Tripoli, (Arabic: Tarabulus)Lebanon, a port on the Mediterranean Sea, about 45 miles (72 km) northeast of Beirut. The city is the transshipping point and a refining center for crude petroleum brought by pipeline from Iraq. Small manufacturing plants produce foods, building materials, and simple consumer goods.

Tripoli was founded about 800 B.C. as the administrative center for three federated Phoenician cities: Tyre, Sidon, and Aradus. After coming under the rule of various empires, including the Seleucid, Roman, and Byzantine, it fell in 638 A.D. to Muslim Arabs. In 1109 Tripoli, then a flourishing city, was captured by the Crusaders after a five-year siege, during which its famed Islamic library was destroyed. The city was capital of a Crusader state until 1289, when it was captured and sacked by the Mameluke sultan of Egypt. The Ottoman Turks conquered the Mamelukes early in the 1500's and ruled Tripoli almost continuously until after World War I. The city became part of a French-mandated territory in 1920 and part of independent Lebanon after World War II.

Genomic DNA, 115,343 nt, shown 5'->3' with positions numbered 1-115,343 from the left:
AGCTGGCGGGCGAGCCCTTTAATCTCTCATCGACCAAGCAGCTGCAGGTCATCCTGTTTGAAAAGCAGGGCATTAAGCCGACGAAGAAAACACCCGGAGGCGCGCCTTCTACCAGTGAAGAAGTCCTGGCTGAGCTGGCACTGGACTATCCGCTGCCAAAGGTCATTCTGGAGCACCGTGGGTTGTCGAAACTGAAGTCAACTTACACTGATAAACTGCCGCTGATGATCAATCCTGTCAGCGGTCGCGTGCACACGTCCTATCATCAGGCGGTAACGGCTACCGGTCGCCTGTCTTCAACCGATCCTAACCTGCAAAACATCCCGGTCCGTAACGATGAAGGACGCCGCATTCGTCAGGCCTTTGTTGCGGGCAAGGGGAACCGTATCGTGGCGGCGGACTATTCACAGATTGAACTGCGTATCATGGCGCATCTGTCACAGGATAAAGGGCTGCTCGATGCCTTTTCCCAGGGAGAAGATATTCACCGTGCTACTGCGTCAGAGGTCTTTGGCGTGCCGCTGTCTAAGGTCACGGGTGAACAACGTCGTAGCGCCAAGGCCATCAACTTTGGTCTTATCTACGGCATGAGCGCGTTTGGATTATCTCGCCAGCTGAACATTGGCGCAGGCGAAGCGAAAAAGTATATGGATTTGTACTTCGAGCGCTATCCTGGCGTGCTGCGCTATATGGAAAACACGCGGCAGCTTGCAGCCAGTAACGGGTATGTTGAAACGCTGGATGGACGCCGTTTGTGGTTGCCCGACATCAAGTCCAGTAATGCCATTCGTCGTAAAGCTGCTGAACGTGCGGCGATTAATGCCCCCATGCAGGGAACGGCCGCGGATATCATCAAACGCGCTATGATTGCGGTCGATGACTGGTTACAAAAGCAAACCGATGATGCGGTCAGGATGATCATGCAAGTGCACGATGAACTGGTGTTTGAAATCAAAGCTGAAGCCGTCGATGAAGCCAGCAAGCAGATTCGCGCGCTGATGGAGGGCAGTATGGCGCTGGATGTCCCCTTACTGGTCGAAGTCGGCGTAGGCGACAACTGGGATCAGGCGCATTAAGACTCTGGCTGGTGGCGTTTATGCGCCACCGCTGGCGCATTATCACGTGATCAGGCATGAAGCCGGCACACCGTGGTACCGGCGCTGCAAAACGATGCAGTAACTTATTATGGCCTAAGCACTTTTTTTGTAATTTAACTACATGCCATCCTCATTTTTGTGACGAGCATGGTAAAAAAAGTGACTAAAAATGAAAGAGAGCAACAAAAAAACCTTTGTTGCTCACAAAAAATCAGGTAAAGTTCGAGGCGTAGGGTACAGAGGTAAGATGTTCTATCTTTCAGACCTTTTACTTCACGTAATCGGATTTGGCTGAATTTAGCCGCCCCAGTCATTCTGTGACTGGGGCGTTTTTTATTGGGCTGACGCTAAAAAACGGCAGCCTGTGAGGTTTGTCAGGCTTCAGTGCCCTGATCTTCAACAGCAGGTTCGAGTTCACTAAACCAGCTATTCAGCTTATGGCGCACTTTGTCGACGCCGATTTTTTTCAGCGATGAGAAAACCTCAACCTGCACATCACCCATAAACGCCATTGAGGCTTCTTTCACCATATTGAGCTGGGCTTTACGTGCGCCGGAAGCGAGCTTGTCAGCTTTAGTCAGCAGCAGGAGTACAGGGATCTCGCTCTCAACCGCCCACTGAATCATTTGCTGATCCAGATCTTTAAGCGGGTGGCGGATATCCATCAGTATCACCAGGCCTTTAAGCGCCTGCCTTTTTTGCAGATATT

Population: 160,000.